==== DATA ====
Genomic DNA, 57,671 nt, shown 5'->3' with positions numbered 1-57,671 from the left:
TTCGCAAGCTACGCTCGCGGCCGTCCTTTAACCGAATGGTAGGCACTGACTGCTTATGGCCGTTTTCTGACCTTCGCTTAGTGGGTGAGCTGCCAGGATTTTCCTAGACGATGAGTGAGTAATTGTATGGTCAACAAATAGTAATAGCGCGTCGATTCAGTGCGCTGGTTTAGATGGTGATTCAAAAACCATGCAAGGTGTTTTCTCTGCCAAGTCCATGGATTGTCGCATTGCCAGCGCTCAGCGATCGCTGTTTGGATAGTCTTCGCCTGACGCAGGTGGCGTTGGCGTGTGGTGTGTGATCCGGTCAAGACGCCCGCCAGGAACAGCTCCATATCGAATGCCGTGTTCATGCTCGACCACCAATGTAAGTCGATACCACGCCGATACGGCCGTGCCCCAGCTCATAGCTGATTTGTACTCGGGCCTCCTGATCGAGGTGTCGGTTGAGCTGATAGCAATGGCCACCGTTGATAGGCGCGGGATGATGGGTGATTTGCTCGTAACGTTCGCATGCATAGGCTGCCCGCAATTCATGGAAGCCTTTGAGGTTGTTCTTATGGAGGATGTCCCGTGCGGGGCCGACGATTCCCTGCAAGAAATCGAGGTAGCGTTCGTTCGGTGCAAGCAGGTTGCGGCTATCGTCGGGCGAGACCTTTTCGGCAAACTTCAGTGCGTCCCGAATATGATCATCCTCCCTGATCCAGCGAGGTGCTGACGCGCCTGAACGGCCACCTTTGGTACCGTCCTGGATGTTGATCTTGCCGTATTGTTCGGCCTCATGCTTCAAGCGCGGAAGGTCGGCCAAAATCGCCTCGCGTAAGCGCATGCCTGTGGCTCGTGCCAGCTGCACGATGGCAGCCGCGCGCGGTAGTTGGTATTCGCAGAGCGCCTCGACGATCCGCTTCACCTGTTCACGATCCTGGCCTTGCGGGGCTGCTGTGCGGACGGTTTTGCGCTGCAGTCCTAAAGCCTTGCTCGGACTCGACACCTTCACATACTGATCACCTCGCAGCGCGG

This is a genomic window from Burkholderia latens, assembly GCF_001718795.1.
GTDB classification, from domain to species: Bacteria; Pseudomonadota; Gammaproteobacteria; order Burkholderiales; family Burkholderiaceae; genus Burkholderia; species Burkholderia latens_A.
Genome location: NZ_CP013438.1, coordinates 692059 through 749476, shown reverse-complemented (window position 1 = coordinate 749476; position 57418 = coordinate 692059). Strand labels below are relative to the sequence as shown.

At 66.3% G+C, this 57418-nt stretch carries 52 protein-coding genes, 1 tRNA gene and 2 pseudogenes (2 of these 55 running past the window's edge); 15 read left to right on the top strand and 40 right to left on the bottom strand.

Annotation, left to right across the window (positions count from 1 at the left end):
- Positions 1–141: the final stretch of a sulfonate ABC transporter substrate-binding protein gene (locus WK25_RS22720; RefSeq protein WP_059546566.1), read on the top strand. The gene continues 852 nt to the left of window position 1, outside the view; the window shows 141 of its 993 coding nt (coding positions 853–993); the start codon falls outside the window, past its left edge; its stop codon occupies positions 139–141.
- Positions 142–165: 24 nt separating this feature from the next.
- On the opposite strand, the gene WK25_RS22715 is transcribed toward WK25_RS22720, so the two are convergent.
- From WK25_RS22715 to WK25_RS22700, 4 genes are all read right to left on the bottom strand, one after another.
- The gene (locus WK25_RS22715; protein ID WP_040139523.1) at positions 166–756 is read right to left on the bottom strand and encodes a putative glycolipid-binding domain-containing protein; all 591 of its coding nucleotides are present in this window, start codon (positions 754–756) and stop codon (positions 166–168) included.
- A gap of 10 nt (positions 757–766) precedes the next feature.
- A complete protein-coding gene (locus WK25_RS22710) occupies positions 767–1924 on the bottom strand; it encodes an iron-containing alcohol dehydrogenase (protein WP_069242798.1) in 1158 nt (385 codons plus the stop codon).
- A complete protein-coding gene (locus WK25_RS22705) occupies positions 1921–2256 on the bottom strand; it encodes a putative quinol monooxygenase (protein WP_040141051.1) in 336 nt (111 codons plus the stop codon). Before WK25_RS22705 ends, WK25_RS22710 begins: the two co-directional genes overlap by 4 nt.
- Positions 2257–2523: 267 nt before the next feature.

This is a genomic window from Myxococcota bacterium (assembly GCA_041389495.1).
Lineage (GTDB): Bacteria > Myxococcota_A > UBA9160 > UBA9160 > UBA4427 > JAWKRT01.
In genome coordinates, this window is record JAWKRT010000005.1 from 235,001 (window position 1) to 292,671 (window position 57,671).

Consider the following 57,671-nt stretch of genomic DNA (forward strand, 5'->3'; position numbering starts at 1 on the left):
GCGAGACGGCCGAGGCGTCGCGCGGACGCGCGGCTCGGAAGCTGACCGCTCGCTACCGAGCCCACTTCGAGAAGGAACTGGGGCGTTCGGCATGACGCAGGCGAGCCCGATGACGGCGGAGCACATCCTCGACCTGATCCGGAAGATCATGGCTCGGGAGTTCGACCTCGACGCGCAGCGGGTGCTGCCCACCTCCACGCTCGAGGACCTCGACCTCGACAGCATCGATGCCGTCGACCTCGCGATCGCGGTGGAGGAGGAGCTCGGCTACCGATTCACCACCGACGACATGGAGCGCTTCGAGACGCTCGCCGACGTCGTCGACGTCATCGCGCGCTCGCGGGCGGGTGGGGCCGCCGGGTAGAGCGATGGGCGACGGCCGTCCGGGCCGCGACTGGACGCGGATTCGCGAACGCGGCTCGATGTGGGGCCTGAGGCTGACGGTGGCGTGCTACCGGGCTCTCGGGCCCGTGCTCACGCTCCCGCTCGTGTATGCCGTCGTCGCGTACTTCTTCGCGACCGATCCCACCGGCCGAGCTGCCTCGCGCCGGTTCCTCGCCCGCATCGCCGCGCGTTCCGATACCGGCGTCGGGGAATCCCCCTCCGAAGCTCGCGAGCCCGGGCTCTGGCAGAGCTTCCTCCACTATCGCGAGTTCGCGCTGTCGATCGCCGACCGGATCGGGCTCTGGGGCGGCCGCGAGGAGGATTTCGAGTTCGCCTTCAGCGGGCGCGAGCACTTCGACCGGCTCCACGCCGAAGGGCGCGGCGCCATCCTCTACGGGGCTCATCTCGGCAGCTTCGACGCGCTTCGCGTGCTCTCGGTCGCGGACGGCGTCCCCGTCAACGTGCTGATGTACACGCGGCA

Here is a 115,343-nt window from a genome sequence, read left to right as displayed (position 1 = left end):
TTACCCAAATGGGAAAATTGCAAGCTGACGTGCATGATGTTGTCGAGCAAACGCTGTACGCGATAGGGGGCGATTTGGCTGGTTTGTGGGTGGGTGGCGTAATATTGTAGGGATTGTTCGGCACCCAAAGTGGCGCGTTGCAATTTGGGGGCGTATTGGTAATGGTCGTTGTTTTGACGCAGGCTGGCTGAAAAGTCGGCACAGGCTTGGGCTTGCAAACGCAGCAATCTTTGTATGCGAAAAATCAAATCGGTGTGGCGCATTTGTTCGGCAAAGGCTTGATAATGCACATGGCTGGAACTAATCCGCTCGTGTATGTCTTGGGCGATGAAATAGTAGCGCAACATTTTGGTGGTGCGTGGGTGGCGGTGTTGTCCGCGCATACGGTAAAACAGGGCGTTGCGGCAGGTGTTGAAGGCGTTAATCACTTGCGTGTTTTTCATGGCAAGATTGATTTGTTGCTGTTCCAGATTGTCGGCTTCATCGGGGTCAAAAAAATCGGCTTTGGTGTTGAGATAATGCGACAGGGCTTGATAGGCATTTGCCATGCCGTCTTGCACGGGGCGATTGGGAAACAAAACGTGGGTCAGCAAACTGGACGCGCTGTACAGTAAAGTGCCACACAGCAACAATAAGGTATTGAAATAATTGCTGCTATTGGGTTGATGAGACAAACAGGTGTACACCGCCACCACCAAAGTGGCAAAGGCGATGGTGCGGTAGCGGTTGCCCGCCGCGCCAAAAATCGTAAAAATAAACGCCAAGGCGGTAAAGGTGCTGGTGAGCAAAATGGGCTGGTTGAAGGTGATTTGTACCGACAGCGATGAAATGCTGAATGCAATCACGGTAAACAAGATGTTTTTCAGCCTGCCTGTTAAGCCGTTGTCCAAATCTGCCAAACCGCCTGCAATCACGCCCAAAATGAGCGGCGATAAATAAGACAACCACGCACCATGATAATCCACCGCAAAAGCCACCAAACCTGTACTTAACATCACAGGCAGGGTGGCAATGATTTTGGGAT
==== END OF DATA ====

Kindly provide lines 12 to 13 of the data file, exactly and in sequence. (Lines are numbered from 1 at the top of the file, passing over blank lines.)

- The gene (locus WK25_RS22715; protein ID WP_040139523.1) at positions 166–756 is read right to left on the bottom strand and encodes a putative glycolipid-binding domain-containing protein; all 591 of its coding nucleotides are present in this window, start codon (positions 754–756) and stop codon (positions 166–168) included.
- A gap of 10 nt (positions 757–766) precedes the next feature.